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The millennial technologies being abused by money launderers

The millennial technologies being abused by money launderers

Karim Rajwani, Global AML Advisor, Quantexa

When we hear about money laundering, we tend to think of shell companies, offshore accounts and complicated corporate structures. The reality is that money can be laundered in many different ways and, as we become increasingly digitised as a society, technologies continue to emerge that are being capitalised on by criminals looking to clean up the profits of their crimes.

Over the past decade, the finance industry has seen a wave of competition flood the market whose historically monopolistic nature had allowed it to become riddled with inefficiencies.

Recent disruptors to the market have provided alternative methods of banking, saving, investing and spending and have changed the landscape for consumers. But, all these new technologies have provided new opportunity for laundering money too.

Earlier this year, digital challenger bank Revolut reported that it had suspected money laundering amongst some of its account holders and had reported it to the relevant bodies. The difference between these new companies and big established financial institutions, is that the former are growing so fast that questions arise over whether they have the capacity to stay compliant when they are onboarding customers much quicker than they can onboard staff.

Running efficient Anti-Money Laundering (AML) processes can be difficult even for the biggest banks. Current technologies in place to monitor for suspicious activity, known as Transaction Monitoring Systems, are extremely inefficient. Quite often, they were hastily built based on retail banking systems and are therefore not entirely fit for purpose. The main problem with these systems is that they often alert investigators to incidents that tend to be false positives, at rates close to only 0.1 in every 100 alerts being worth actual investigation.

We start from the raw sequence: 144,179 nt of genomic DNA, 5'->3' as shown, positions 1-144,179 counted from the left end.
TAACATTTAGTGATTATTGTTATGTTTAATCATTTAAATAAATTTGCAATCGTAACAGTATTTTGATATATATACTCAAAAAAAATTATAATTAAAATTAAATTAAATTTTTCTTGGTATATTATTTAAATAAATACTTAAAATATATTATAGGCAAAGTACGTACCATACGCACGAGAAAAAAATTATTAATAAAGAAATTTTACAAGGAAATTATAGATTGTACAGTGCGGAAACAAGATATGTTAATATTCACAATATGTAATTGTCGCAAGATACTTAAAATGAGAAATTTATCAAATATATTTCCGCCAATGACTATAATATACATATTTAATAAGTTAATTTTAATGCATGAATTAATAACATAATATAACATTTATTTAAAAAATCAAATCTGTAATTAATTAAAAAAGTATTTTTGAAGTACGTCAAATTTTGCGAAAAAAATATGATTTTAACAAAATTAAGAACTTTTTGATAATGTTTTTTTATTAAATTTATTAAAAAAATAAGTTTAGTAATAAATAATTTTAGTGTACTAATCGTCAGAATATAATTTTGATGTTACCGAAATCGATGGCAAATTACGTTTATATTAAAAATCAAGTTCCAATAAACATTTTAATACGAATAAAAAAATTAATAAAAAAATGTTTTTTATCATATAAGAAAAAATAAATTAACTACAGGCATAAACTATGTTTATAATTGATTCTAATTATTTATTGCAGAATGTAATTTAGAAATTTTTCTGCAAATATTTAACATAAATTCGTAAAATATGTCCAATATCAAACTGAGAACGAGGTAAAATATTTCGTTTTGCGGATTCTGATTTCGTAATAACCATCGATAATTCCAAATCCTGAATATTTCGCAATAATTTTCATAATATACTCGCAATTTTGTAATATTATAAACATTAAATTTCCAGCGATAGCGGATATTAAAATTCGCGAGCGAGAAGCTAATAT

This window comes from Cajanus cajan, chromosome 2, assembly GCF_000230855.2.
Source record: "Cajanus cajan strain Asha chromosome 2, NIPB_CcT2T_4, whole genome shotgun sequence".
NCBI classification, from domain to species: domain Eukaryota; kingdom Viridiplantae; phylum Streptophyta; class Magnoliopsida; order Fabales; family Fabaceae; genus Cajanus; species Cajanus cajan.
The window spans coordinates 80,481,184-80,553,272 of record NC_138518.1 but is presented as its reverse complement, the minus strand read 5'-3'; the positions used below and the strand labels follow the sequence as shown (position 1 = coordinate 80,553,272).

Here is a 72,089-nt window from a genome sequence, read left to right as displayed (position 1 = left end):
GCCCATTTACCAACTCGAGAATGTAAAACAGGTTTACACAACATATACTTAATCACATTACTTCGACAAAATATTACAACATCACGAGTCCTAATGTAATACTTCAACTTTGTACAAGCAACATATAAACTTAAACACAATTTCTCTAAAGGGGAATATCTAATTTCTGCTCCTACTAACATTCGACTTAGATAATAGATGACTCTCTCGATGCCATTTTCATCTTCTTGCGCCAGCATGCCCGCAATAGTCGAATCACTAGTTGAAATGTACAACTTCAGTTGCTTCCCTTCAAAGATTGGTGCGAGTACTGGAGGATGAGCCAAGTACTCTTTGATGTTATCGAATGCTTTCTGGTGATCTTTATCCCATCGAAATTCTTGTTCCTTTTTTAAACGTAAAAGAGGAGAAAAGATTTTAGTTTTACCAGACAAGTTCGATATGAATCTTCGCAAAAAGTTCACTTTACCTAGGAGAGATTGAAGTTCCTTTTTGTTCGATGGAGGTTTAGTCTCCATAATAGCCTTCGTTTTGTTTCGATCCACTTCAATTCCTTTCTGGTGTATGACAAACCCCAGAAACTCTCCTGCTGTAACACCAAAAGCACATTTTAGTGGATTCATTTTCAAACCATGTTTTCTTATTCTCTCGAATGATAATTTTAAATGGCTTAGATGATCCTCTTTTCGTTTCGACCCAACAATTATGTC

The problem is further exacerbated by the fact that employees who monitor and investigate these alerts are inclined to file defensively. Cases of historic money-laundering continue to emerge continuously and in each circumstance there are individuals whose personal reputation and career is lost because they were at fault at some point during the process. The risk of personal liability is enormous for these individuals which, of course, encourages them to err on the side of caution when it comes to assessing the viability of every Suspicious Activity Report (SAR.) Defensive filing slows the process down even more and leads to even slower rates of efficiency.

If well-established banks who have been running AML monitoring systems for decades find the process difficult and time-consuming, it’s easy to see why challenger banks with rapidly growing customer bases and strained AML systems might be a target for criminals. Historically, criminals have regularly directed the flow of illicit funds towards institutions they know to have weaker AML systems, or ones where they have tested the parameters of its transaction monitoring system and can avoid raising any red flags. Their targeting of new technologies appears to an extension of the same logic.

However, the financial sector is not the only one that has been disrupted by new technological competitors. Airbnb, for example, is a tech company who has challenged that way that the hotel sector operates as an outsider, but whose services have also been abused by criminals looking to clean up their money. At the end of 2017, it was alleged that the home-rental platform was being used in Russia to turn the profits of crime into ostensible legitimate funds. Essentially, one party would set up an Airbnb account and a colluding party would book it through the app, sending funds to the first party without ever having actually stayed in the accommodation. The idea being that that the process gives the transfer of funds between the two parties a legitimacy that it would not have otherwise had. Other emergent technologies have also been targeted this way, such as taxi-hailing app, Uber. Similarly, colluding parties would request and log rides that didn’t actually happen as a means of transferring funds between themselves.

The cases of both Airbnb and Uber evidence the fact that people looking to launder money are thinking quickly and creatively about the options that new technologies are affording them. In the case of Revolut, their status as a financial institution puts them under greater scrutiny in terms of compliance, but the responsibilities of companies like Airbnb and Uber are not as clearly distinguished. The past decade has shown time and time again that money-laundering is a severe problem, not only in the corruptions it involves but some of the atrocities that it has funded. In order for this problem to be eradicated, companies in all sectors and involving all types of financial exchange need to be looking at their internal processes to see what else they can do to ensure that their services are not being abused in this way.

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